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23 September 2016 News

The Houston Chronicle published a review of Tommasi’s Pinot Grigio last week – see below for the excerpt and here for the link!

“Overall score: 18.3 (8.8 for quality, 9.5 for value)
Our tasters: Gave it a unanimous recommendation with three scores of 8.9. “Melons! Clean and crisp on the finish.”
My score: 8.9. Simple but fruity and refreshing.
The wine: The grapes, nothing but pinot grigio, come exclusively from the famous Le Rosse Vineyard and the juice spent four months in stainless steel tanks. Alcohol: 12 percent.
Winemaker notes: “The nose is spicy with hints of tropical fruit, the flavors are clean and crisp and the body is round and soft. It can be described as sitting between the richer, more concentrated pinot grigios from Friuli to the north and racier styles from the Veneto at large.”
The winery: Founded in 1902 by Giacomo Tommasi, Tommasi Viticoltori is based in the the village of Pedemonte in the heart of the Valpolicella Classico region northwest of Verona between the Lessini mountains and the plains around Lake Garda. A fourth generation – six Tommasis in all – now presides over 135 hectares of well-situated vineyards.
Pairings: Smoked salmon pasta, spaghetti carbonara, grilled or pan-fried halibut in cilantro garlic butter
Price: $12.59 at Spec’s”

 
23 September 2016 News

Wine Spectator’s just-released October 31 issue  includes a feature on the rising quality in New Zealand (“Catching Fire”), with multiple mentions of Dog Point Vineyard and THREE Dog Point wines in MaryAnn Worobiec’s Top Wines: Chardonnay 2014 (93 points), Pinot Noir 2014 (93 points and Sauvignon Blanc Section 94 (92 points). Click here to download the coverage!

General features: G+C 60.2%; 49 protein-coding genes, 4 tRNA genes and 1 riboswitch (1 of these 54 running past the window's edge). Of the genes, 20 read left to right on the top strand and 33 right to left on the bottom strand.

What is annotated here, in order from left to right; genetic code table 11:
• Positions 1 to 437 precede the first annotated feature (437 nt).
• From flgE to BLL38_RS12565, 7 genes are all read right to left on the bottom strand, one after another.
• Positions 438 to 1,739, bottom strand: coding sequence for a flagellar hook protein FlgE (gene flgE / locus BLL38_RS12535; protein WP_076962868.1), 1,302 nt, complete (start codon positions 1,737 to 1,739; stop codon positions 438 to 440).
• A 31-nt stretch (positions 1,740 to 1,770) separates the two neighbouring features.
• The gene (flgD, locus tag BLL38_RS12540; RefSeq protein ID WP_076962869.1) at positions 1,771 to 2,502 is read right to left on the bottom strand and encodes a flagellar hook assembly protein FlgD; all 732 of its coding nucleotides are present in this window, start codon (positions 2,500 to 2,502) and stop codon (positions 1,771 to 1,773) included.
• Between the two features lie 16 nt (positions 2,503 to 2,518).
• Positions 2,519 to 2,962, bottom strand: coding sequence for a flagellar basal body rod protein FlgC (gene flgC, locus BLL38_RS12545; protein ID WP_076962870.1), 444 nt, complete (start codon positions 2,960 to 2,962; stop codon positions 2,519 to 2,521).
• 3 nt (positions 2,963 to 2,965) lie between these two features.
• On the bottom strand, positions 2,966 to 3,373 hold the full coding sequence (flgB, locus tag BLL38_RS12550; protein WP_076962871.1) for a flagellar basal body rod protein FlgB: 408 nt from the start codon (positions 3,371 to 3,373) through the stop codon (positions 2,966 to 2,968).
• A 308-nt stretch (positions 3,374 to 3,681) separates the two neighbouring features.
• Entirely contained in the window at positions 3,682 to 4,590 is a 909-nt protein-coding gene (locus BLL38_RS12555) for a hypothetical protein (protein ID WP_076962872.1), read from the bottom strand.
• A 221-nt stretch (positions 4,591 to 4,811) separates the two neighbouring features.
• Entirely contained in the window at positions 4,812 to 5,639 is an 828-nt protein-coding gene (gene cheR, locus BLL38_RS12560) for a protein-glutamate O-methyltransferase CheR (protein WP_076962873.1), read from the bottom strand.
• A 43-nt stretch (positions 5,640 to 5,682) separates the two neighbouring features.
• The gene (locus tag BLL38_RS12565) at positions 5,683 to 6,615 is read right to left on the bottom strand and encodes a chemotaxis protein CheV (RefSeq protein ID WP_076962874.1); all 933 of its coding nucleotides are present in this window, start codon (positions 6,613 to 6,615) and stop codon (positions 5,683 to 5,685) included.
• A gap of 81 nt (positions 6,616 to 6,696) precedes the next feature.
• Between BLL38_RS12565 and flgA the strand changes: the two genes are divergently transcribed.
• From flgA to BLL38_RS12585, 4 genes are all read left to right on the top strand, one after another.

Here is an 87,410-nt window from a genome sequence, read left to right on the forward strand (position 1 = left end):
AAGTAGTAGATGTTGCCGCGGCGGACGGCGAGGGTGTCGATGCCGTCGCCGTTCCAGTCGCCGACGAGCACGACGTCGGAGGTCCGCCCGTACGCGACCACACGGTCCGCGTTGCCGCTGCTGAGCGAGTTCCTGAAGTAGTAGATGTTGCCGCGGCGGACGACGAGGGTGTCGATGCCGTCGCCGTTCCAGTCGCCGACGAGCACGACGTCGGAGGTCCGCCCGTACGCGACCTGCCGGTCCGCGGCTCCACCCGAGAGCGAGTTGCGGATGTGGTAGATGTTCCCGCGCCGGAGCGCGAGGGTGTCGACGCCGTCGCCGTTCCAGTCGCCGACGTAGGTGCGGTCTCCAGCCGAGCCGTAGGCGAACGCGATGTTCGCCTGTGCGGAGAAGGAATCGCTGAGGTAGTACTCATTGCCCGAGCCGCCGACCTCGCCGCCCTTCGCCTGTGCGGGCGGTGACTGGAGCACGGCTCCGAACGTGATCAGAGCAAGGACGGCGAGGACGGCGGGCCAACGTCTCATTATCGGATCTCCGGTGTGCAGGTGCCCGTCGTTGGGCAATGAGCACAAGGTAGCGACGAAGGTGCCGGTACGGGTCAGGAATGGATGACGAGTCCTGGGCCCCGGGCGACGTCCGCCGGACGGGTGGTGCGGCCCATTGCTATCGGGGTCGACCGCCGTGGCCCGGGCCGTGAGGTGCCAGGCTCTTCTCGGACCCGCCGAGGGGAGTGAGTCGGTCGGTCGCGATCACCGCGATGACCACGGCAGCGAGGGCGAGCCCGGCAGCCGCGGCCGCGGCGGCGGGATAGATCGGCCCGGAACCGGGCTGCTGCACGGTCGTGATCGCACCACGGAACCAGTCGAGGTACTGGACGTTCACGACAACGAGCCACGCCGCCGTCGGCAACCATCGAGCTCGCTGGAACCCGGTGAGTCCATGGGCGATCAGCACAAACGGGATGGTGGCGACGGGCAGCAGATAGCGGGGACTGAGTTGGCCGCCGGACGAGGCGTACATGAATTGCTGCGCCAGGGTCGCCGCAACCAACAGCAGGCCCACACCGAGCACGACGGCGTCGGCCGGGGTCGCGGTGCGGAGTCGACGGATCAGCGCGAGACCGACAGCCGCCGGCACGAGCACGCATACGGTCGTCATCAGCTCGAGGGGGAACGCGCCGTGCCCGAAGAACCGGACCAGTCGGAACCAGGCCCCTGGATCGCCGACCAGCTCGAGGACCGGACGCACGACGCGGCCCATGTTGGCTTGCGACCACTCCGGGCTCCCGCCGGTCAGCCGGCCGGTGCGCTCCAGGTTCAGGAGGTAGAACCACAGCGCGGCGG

23 September 2016 News

Wine Spectator’s just-released October 31 issue includes a major feature on the 2012 vintage in Tuscany (“Tuscany Triumphant”), with Le Macchiole’s Cinzia Merli as the cover photo AND the Le Macchiole Messorio 2012 listed as Bruce Sanderson’s TOP WINE at 95 points.

Click here to download it!

 
23 September 2016 News

Food & Wine just published a list of the 50 Wines You Can Always Trust, because “It’s easy to find great wines made in tiny quantities that cost a fortune. What’s hard is locating amazing wines that are sold in stores across the country, that are delicious regardless of vintage, and that ring up at $20 or less per bottle. Here are our picks for the most reliable, most readily available wines in the world—50 wines that won’t let you down.”8 French wines are listed, and two of them are ours: Guigal Cotes du Rhone Rouge and Langlois-Chateau Crémant Brut. See below for an excerpt from the article!

“50 Wines You Can Always Trust
It’s easy to find great wines made in tiny quantities that cost a fortune. What’s hard is locating amazing wines that are sold in stores across the country, that are delicious regardless of vintage, and that ring up at $20 or less per bottle. Here are our picks for the most reliable, most readily available wines in the world—50 wines that won’t let you down. Plus, there are bonus selections: five top-notch Bordeaux for less than $25, 12 foolproof pairing suggestions and 10 world-class wines from France and the United States that cost a little more but still offer disproportionate quality for the price.